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Tropical airmass will remain in place thru Friday with scattered showers and T-Storms some of which will be heavy. Low in Western Gulf has moved onshore this evening. Main concern will be the heavy rain threat Friday night into Saturday as even deeper tropical moisture approaches the coast from the SE Gulf along with an upper trough moving across ...
Conn's shares rise on strong first quarter
THE WOODLANDS, Texas (AP) - Shares of Conn's Inc. rose Monday after the retailer said its first-quarter net income rose 28 percent on higher demand for furniture and mattresses. Its results topped analysts' expectations.
Conn's, which is based in The Woodlands, Texas, sells couches, TVs and refrigerators at its 80 stores around the country. It also provides credit to customers who need it to purchase items.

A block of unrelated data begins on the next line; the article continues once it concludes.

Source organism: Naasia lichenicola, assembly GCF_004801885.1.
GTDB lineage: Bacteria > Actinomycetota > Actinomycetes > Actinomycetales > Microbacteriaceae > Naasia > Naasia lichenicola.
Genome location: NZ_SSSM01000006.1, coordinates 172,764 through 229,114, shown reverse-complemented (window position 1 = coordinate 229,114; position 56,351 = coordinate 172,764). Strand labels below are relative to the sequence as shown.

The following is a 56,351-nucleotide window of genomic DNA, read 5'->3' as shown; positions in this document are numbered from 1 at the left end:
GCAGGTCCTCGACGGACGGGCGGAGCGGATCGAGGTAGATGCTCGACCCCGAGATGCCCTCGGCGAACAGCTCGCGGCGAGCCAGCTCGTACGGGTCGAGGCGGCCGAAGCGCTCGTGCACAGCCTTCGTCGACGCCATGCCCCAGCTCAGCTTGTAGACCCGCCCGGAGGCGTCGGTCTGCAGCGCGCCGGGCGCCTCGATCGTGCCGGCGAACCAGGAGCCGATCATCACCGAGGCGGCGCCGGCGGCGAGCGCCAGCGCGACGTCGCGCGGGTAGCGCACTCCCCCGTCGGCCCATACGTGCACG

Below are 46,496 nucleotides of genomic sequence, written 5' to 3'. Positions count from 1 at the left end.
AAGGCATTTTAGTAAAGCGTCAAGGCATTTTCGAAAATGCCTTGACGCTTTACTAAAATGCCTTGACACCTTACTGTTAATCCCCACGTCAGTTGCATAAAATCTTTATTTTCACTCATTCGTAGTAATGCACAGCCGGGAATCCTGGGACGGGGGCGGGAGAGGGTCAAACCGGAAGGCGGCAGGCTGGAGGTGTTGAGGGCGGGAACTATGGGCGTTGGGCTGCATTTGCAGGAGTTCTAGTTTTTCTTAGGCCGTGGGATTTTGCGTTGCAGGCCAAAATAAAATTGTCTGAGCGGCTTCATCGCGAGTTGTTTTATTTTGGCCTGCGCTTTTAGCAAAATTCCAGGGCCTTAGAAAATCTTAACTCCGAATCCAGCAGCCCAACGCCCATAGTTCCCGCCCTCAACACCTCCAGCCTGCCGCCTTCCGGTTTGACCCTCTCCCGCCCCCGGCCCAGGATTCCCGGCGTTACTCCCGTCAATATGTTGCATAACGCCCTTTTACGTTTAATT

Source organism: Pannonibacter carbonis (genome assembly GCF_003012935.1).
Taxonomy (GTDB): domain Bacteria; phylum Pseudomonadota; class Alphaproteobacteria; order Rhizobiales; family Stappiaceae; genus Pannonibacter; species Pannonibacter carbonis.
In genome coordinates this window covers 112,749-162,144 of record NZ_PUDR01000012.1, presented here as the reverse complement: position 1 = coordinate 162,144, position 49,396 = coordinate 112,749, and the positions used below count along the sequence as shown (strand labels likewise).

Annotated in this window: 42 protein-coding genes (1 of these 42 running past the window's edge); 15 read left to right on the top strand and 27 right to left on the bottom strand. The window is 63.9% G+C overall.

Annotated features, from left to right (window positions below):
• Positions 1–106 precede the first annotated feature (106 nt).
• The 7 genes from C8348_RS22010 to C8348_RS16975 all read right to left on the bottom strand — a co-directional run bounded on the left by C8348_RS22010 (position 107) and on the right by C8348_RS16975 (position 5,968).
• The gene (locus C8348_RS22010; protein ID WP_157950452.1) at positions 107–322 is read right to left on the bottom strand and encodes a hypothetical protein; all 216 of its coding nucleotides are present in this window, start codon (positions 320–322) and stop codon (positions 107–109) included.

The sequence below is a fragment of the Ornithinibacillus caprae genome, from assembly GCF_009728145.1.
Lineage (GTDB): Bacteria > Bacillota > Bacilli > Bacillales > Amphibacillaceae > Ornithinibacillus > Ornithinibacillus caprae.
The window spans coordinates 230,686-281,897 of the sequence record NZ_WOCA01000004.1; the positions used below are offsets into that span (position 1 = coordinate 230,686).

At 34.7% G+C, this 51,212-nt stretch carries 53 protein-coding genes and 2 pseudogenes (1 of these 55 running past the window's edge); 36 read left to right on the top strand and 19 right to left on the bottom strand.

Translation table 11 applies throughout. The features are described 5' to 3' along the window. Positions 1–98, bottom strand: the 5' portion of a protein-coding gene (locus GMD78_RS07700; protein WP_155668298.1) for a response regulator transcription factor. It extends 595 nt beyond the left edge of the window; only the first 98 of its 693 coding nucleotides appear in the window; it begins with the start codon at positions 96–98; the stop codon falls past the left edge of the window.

The retailer said furniture and mattress sales jumped nearly 65 percent from a year ago and made up a third of its total revenue for the first quarter. CEO Theodore Wright said new stores and new products also helped boost sales.
Sales at stores open at least a year rose 16 percent in the first quarter from the same period a year ago. That growth continued into May, with sales at stores open a year up 13 percent during the month from a year ago. Sales at stores open at least a year is considered a key indicator of a retailer's financial health. It strips away the impact of recently opened or closed stores.
Conn's said net income rose to $28.5 million, or 77 cents per share, in the three months ending April 30, compared with $22.2 million, or 61 cents per share, in the same quarter a year ago.
Its adjusted earnings rose to 80 cents per share. Analysts surveyed by Fact Set expected earnings of 73 cents per share.
Revenue rose 34 percent to $335.4 million from $251 million. Analysts expected revenue of $328.9 million.
It reaffirmed its earnings guidance of $3.40 to $3.70 per share for the year. Analysts expected earnings of $3.52 per share for the year.
Its shares rose $3.07, or 6.6 percent, to $49.71 in midday trading Monday. Its shares had fallen more than 40 percent so far this year through the end of last week.